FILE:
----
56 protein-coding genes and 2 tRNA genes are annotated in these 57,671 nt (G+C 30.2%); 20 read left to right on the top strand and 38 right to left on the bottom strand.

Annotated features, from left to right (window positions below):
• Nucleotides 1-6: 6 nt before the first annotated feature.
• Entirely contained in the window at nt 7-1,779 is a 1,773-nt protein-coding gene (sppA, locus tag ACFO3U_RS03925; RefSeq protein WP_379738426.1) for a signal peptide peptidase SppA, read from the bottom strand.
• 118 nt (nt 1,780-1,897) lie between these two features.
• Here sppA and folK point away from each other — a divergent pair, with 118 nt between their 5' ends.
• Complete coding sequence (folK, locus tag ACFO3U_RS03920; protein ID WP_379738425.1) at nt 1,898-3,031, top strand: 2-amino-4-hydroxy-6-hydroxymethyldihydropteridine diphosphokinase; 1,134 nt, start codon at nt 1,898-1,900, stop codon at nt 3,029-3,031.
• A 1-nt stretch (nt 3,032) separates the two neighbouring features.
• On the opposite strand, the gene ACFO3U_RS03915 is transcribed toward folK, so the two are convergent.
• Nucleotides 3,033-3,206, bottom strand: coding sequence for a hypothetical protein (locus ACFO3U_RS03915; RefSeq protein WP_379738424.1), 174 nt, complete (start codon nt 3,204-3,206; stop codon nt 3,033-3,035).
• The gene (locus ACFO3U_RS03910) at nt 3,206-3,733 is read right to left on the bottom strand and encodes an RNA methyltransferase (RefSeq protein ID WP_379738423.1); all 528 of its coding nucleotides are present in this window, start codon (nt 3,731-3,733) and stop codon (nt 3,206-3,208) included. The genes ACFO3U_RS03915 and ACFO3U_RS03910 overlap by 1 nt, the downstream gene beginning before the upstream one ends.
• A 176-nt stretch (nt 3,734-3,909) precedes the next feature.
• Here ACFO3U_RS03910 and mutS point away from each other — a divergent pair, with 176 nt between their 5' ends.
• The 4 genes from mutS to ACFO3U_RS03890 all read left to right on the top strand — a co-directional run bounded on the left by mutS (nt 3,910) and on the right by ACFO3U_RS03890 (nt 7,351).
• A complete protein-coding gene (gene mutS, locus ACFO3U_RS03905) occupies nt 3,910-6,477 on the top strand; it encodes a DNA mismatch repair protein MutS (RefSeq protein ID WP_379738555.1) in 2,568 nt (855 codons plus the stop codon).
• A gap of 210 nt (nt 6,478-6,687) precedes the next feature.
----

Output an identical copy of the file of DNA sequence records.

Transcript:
56 protein-coding genes and 2 tRNA genes are annotated in these 57,671 nt (G+C 30.2%); 20 read left to right on the top strand and 38 right to left on the bottom strand.

Annotated features, from left to right (window positions below):
• Nucleotides 1-6: 6 nt before the first annotated feature.
• Entirely contained in the window at nt 7-1,779 is a 1,773-nt protein-coding gene (sppA, locus tag ACFO3U_RS03925; RefSeq protein WP_379738426.1) for a signal peptide peptidase SppA, read from the bottom strand.
• 118 nt (nt 1,780-1,897) lie between these two features.
• Here sppA and folK point away from each other — a divergent pair, with 118 nt between their 5' ends.
• Complete coding sequence (folK, locus tag ACFO3U_RS03920; protein ID WP_379738425.1) at nt 1,898-3,031, top strand: 2-amino-4-hydroxy-6-hydroxymethyldihydropteridine diphosphokinase; 1,134 nt, start codon at nt 1,898-1,900, stop codon at nt 3,029-3,031.
• A 1-nt stretch (nt 3,032) separates the two neighbouring features.
• On the opposite strand, the gene ACFO3U_RS03915 is transcribed toward folK, so the two are convergent.
• Nucleotides 3,033-3,206, bottom strand: coding sequence for a hypothetical protein (locus ACFO3U_RS03915; RefSeq protein WP_379738424.1), 174 nt, complete (start codon nt 3,204-3,206; stop codon nt 3,033-3,035).
• The gene (locus ACFO3U_RS03910) at nt 3,206-3,733 is read right to left on the bottom strand and encodes an RNA methyltransferase (RefSeq protein ID WP_379738423.1); all 528 of its coding nucleotides are present in this window, start codon (nt 3,731-3,733) and stop codon (nt 3,206-3,208) included. The genes ACFO3U_RS03915 and ACFO3U_RS03910 overlap by 1 nt, the downstream gene beginning before the upstream one ends.
• A 176-nt stretch (nt 3,734-3,909) precedes the next feature.
• Here ACFO3U_RS03910 and mutS point away from each other — a divergent pair, with 176 nt between their 5' ends.
• The 4 genes from mutS to ACFO3U_RS03890 all read left to right on the top strand — a co-directional run bounded on the left by mutS (nt 3,910) and on the right by ACFO3U_RS03890 (nt 7,351).
• A complete protein-coding gene (gene mutS, locus ACFO3U_RS03905) occupies nt 3,910-6,477 on the top strand; it encodes a DNA mismatch repair protein MutS (RefSeq protein ID WP_379738555.1) in 2,568 nt (855 codons plus the stop codon).
• A gap of 210 nt (nt 6,478-6,687) precedes the next feature.